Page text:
COLUMBUS IRS TAX AUDIT?
IRS tax audits: What are my best options if I’m auditied by the IRS? Where do I start? Who should I call to get help with my audit?
Why am I Being Selected for an IRS Tax Audit?
When you are selected for an audit, it does not necessarily mean that there is a problem. There can be several different methods the IRS uses to select individuals for an audit, including:
- Random Selection: Sometimes you may be selected for an audit based on pure random chance. This is done through a computer screening and most of the time does not indicate you have done something wrong.
- Related Examinations: You may be selected for an audit if there is a discrepancy or issue between your returns and the returns of other taxpayers. This is typically the case for business partners or investors whose partner’s return has been chosen for an audit.
What Are Your Odds of Being Audited by the IRS?
As mentioned above, being selected for an audit does not always mean there is something wrong with your returns. But what is the exact chance of you being audited by the IRS? The New York Post reports that the odds of being audited in recent years have fallen to just .5%. However, this can be affected by various factors such as your level and type of income. People earning over $1M and those with income from a sole proprietorship, rental properties, partnerships, etc. have a higher chance of being audited.
How an IRS Tax Audit Works
- A taxpayer files an income tax return. Let’s say their 1040 Form for 2017, filed in early 2018. Within a couple years of filing that return, the IRS may decide to audit the tax return.
- An IRS Tax Audit means they will review and substantiate the correctness of the entries on the tax return items, such as the income and the deductions.
- The audit process takes 2-3 months. The taxpayer receives an Audit Notice in the mail. This is where we help in being the ones who communicates on the taxpayer’s behalf with the Tax Examiner.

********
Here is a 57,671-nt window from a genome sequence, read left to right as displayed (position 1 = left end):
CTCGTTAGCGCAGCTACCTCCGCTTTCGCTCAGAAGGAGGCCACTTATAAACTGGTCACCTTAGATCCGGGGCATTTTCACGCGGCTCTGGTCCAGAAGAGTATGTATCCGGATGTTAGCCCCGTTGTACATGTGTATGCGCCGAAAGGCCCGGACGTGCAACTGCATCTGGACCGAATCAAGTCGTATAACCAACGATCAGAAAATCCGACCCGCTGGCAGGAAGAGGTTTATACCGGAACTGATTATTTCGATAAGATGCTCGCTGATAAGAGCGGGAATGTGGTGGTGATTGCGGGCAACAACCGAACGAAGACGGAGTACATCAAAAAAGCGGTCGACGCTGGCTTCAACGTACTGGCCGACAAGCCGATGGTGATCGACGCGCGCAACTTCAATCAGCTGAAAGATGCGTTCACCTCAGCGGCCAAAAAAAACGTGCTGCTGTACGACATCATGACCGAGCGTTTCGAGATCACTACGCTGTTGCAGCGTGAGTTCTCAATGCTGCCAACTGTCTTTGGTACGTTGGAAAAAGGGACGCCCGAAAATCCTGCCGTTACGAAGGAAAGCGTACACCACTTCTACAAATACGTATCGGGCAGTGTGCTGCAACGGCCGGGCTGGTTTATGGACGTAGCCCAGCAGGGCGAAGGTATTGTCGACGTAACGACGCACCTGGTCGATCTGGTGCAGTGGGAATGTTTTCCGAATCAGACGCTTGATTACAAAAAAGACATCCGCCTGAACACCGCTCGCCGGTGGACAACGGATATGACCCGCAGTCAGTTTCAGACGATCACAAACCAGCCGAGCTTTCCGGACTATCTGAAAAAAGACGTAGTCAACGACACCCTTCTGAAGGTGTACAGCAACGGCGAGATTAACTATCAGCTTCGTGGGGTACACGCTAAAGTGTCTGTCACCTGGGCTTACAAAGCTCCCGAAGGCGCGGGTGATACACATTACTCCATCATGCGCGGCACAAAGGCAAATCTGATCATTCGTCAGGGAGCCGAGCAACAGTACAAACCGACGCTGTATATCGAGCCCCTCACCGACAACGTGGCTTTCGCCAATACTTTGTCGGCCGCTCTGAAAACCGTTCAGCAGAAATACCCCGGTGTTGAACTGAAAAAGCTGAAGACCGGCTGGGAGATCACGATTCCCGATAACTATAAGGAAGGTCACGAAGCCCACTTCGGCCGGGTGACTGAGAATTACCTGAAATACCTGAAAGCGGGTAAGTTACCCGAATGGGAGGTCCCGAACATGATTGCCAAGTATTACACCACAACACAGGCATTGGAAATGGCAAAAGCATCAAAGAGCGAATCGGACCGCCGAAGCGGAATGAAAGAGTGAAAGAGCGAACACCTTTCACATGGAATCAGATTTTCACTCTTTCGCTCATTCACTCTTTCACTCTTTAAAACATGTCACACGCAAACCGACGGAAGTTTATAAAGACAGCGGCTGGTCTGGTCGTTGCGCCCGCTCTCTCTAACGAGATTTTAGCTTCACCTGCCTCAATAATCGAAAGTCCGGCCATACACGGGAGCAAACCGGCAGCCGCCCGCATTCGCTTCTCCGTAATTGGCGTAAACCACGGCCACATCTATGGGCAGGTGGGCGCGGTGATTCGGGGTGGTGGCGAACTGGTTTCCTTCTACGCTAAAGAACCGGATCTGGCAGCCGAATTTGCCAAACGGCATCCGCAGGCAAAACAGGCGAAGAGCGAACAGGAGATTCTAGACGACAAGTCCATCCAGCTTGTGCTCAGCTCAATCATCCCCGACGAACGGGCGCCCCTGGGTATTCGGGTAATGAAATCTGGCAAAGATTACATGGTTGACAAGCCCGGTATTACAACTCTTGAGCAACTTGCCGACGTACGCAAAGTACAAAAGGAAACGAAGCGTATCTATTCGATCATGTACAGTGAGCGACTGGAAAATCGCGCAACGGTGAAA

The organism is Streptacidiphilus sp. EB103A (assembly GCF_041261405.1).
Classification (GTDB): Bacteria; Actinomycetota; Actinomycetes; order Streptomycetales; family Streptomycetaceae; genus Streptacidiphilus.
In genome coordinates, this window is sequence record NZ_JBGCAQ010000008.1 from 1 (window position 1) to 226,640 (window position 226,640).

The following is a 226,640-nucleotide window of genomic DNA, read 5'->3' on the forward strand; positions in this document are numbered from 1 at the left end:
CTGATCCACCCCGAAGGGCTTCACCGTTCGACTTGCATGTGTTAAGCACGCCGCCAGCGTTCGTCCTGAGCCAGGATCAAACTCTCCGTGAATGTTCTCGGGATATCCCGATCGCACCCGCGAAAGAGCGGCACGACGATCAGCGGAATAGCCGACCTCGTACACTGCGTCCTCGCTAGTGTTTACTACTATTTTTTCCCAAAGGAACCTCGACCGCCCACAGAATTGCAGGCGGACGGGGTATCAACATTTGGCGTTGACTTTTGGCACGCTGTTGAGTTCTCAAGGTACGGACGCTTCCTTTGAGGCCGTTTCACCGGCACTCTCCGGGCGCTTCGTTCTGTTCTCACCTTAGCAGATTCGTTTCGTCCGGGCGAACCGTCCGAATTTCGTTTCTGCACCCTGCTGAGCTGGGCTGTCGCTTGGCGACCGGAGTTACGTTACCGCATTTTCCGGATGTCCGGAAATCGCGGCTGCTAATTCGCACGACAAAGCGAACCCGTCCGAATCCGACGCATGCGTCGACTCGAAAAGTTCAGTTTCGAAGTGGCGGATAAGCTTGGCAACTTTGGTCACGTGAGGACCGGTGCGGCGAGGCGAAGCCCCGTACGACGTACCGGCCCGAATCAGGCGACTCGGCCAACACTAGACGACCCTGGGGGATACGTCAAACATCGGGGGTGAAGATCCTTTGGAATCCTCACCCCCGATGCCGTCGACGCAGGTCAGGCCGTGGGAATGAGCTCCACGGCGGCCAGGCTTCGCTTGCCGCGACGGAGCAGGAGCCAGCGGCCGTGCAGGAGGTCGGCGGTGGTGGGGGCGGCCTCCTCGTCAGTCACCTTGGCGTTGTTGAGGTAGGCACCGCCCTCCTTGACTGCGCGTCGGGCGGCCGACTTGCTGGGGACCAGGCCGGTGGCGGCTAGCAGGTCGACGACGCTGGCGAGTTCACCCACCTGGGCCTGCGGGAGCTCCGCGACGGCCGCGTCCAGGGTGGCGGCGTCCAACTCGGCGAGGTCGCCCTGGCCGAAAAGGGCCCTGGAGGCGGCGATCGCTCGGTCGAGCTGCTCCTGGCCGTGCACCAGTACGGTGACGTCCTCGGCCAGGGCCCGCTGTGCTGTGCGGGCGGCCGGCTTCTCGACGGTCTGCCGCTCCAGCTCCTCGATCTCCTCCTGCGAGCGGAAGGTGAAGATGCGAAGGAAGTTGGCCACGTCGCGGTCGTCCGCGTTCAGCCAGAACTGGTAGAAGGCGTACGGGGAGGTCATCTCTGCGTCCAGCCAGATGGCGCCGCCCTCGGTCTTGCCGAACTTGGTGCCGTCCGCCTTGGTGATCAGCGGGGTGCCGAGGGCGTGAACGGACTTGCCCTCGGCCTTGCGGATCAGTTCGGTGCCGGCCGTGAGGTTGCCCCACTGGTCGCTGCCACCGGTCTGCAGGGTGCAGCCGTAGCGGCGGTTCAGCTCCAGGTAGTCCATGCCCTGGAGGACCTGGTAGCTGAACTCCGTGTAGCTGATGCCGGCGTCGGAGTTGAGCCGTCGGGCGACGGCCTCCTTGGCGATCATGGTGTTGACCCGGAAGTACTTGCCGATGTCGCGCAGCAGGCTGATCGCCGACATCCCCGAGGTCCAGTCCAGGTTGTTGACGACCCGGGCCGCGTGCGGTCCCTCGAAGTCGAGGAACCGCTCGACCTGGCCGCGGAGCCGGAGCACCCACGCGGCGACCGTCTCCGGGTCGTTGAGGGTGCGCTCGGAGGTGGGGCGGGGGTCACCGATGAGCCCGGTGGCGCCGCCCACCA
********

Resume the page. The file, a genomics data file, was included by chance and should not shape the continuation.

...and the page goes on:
- After the Examiner completes his/her findings, a report is drafted. The Taxpayer has 30 days to accept or reject the findings. If we reject the findings, we reject it with the examiner and his/her supervisor. We are essentially protesting the proposed deficiency and appealing it internally with the examiner and his/her boss. If we do not come to a resolution on the deficiency amount, the IRS will then issue a Notice of Deficiency.
- This Notice of Deficiency gives the Taxpayer 90 days to challenge the final findings by petitioning the Tax Court and even possibly pursuing additional appeals. The goal is always to reach an agreement so a final assessment can be made.
- Once a final assessment is made, the taxpayer needs to pursue payment options, such as an OIC or Installment Agreement because the next phase begins: the collection phase.
What Happens If You Get Audited?
Most individuals think that getting audited is an extremely stressful process where you’ll be interrogated by an IRS agent for hours on end. That is simply not the case. In fact, the IRS reports that about 75% of tax audits for the fiscal year 2018 were conducted by mail.
If the auditor has additional questions or needs to see additional documentation, they may request one of these audit options: